On February 25, 2014, fifty-nine boys were killed at the Federal Government College of Buni Yadi in Yobe State, Nigeria. The twenty-four buildings of the school were burned down as a result of the attack. No group has claimed responsibility for the attack, but according to media and local officials the Islamist militants Boko Haram are suspected to be behind the attack; the Federal Government College is a boarding school located in Buni Yadi, a town in Yobe State, Nigeria. The co-educational, secondary school had twenty-four buildings at the time of the attack. Islamic militants have been in conflict with the government in Northern Nigeria since 2009. Militant groups have focused on targeting civilians since May 2013 when President Goodluck Jonathan authorized the military to eliminate the resistance; the violence has brought increased instability to the top petroleum producer in Africa. In February 2014, militants were responsible for 300 deaths of civilians. In late February, the government shut the Nigeria–Cameroon border in an attempt to keep militants from launching attacks in Nigeria and fleeing into Cameroon.
The militant group Boko Haram, whose name means "Western education is sinful", has targeted schools for violent attacks on a number of occasions. The group has been labeled as a terrorist organization in Nigeria and the United States, large rewards have been offered for information leading to the capture of the group's leadership. In total, more than 1,000 deaths have been attributed to Boko Haram since May 2013; the group has burnt more than 200 schools, according to official figures. Abubakar Shekau, suspected leader of Boko Haram, issued a video statement in mid-February 2014 promising to continue the group's campaign against western values and threatening to broaden the scope of attacks. A week before the attack, Boko Haram members killed 60 people in the town of Bama in neighboring Borno State. On February 25, 2014, militants barged into the Federal Government College while the students were sleeping, they threw explosives into dorm rooms. According to an eye-witness "students were trying to climb out of the windows and they were slaughtered like sheep by the terrorists who slit their throats.
Others who ran were gunned down." All twenty-four buildings were burnt to the ground during the attack. Fifty-nine boys were killed in the attack; some died from gunshots or knife wounds. Survivors and victims' bodies were taken to Sani Abacha Specialist Hospital in the state capital of Damaturu. A hospital spokesperson said it appeared that the militants had intentionally "spared" female students. According to media reports, the attack "bore the hallmarks" of Boko Haram. Local officials attributed the attack to the group, but no claim of responsibility was made. President Goodluck Jonathan called the Federal Government College attack "callous and senseless murder... by deranged terrorists and fanatics who have lost all human morality and descended to bestiality". He vowed to "permanently eradicate the scourge of terrorism". UN Secretary-General Ban Ki-moon condemned the attack saying "no objective can justify such violence" and said he was "deeply concerned about the increasing frequency and brutality of attacks".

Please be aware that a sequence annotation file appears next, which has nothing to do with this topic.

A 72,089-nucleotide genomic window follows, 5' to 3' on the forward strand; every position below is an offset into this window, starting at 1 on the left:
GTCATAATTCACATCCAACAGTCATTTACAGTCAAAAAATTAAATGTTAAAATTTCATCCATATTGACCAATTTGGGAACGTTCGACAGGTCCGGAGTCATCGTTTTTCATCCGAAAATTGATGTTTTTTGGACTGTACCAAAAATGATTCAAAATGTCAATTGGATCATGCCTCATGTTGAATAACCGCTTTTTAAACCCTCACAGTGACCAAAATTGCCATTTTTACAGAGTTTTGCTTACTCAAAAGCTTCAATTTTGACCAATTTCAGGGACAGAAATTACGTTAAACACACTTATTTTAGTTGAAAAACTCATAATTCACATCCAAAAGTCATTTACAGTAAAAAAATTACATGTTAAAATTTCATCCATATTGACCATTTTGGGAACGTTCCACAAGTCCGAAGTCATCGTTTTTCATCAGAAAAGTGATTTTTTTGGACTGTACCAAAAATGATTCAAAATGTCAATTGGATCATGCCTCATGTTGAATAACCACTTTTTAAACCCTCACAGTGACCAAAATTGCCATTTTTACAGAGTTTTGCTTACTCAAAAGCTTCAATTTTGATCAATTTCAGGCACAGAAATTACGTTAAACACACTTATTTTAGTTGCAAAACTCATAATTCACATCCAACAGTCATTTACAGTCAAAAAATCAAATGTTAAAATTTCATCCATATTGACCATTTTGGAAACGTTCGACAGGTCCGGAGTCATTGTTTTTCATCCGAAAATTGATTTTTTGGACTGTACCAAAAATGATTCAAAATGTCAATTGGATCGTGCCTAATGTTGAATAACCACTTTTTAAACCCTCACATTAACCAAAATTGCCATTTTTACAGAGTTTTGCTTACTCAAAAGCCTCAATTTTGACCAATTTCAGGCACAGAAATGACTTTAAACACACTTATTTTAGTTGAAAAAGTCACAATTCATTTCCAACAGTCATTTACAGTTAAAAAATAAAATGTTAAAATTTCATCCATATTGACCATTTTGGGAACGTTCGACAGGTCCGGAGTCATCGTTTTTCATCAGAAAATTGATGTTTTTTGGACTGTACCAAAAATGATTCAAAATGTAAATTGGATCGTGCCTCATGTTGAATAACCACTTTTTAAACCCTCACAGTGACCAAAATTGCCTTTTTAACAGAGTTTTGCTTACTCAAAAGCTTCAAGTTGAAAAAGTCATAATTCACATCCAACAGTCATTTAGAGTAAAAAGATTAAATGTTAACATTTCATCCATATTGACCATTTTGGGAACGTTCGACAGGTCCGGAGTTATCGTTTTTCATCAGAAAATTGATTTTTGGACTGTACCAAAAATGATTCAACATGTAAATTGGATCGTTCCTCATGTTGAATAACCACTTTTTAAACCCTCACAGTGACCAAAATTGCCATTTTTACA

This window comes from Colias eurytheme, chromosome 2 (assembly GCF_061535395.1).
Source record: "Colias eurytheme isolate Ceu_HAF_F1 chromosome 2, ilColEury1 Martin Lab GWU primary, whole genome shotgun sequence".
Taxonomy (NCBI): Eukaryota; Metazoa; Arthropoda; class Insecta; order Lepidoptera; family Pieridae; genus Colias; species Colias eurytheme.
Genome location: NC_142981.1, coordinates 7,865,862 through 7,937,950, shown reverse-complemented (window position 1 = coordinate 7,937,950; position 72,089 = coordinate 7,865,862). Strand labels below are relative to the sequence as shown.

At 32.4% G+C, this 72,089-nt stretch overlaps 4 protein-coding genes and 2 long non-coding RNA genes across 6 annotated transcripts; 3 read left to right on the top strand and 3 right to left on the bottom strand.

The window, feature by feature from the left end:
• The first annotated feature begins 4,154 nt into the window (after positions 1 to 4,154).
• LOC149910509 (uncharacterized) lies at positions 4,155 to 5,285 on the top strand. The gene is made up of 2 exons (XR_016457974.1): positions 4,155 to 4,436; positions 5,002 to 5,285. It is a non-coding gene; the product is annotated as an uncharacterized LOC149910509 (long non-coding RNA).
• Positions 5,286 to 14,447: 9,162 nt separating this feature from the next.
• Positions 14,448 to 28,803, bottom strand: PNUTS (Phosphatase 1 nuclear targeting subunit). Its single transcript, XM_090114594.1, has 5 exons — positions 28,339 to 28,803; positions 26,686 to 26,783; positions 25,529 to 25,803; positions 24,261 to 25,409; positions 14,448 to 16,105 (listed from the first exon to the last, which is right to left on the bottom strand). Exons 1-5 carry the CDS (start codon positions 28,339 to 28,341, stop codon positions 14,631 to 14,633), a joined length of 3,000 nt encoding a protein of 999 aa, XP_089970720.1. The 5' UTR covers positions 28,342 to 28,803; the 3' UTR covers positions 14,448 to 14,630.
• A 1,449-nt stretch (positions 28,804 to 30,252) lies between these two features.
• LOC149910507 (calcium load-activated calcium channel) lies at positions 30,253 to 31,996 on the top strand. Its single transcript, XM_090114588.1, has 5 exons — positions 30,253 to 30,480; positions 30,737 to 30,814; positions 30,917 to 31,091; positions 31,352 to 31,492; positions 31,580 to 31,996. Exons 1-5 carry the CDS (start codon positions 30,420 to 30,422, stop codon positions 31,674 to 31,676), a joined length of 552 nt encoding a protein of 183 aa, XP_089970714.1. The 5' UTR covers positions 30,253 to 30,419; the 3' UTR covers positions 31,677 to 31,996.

Relatives of the attack victims surrounded the morgue angrily demanding answers. The military had to take control of the building to restore order; the government's failure to prevent the Federal Government College attack and similar incidents has led to public anger in northeast Nigeria. Students across the region refused to sleep in their boarding schools after the attack and returned to their family homes. According to the Yobe State Government, soldiers guarding a checkpoint near the attack site had withdrawn from their post hours before the attack. State governor Ibrahim Gaidam blamed the withdrawal for the attack and said the national military had failed to protect the students. A national military spokesperson, said the checkpoint had been dismantled earlier as part of a Joint Task Force operation, he said bad phone lines cut by the attackers, had prevented the military from hearing about the attack in time to respond. Boko Haram, declared a terrorist organisation by Nigeria and the United States, is suspected to have started the attack as part of its fight "to create an Islamic state" in Nigeria's Muslim north.